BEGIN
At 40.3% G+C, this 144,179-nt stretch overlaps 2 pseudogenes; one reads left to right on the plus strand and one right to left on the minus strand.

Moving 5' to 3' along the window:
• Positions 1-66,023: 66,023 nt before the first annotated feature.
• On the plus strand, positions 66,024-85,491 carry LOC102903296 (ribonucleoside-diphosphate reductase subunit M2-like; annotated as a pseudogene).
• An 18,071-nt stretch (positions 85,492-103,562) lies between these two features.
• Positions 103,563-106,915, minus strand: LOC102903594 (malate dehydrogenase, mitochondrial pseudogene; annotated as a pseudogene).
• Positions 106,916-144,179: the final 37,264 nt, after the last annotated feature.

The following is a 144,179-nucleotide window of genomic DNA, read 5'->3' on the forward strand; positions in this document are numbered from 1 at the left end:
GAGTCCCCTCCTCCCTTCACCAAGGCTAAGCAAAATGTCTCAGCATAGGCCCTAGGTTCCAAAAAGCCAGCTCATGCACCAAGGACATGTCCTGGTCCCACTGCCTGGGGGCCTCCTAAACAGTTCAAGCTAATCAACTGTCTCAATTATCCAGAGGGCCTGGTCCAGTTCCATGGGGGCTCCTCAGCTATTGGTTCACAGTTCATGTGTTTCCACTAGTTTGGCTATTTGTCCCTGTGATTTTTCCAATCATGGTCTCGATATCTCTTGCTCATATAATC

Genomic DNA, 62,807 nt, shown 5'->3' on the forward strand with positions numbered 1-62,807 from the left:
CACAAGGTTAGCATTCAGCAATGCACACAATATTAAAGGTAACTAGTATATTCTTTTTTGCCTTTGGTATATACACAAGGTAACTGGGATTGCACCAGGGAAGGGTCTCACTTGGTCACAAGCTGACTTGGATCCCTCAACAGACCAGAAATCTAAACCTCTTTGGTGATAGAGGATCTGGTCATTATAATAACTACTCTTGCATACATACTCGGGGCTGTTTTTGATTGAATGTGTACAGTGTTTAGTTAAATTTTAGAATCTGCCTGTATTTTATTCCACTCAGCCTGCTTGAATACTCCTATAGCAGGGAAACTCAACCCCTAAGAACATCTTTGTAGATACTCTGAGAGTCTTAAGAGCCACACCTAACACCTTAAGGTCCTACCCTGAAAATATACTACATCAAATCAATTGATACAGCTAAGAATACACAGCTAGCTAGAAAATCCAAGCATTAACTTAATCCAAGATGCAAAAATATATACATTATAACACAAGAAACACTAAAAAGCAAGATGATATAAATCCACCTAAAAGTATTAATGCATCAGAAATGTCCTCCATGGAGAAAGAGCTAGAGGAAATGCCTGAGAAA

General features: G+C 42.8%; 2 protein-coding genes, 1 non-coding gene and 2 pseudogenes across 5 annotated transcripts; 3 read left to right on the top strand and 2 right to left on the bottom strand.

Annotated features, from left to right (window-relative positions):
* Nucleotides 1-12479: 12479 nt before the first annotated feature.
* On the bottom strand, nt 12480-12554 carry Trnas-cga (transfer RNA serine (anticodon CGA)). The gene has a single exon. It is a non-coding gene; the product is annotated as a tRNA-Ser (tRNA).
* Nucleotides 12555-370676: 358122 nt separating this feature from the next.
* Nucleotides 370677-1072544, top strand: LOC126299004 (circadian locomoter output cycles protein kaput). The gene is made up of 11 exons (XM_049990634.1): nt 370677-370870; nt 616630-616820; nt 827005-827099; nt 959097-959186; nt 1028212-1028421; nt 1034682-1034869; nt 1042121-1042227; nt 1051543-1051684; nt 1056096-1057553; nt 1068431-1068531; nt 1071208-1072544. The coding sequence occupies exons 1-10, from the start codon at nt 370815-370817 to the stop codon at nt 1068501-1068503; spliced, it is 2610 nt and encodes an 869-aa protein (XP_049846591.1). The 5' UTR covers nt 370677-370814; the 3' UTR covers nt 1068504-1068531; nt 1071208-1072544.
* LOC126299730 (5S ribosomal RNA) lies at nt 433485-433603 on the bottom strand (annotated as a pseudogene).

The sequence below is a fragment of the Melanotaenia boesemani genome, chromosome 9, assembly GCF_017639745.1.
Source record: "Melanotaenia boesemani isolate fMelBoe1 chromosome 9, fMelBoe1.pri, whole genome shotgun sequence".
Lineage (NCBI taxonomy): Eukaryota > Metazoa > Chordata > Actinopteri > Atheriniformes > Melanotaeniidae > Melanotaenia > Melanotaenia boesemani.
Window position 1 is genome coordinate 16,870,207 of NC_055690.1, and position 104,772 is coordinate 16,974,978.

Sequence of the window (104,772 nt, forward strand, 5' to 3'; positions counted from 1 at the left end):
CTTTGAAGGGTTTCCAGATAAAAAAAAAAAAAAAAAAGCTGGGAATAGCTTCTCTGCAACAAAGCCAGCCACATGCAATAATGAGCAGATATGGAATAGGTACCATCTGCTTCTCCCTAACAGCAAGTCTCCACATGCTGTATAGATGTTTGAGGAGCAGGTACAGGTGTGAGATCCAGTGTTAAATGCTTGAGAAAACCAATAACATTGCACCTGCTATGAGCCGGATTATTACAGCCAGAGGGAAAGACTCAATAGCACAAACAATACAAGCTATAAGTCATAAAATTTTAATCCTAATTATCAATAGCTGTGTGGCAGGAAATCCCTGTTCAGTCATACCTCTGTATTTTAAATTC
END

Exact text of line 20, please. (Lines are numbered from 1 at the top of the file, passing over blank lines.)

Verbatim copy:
Source record: "Melanotaenia boesemani isolate fMelBoe1 chromosome 9, fMelBoe1.pri, whole genome shotgun sequence".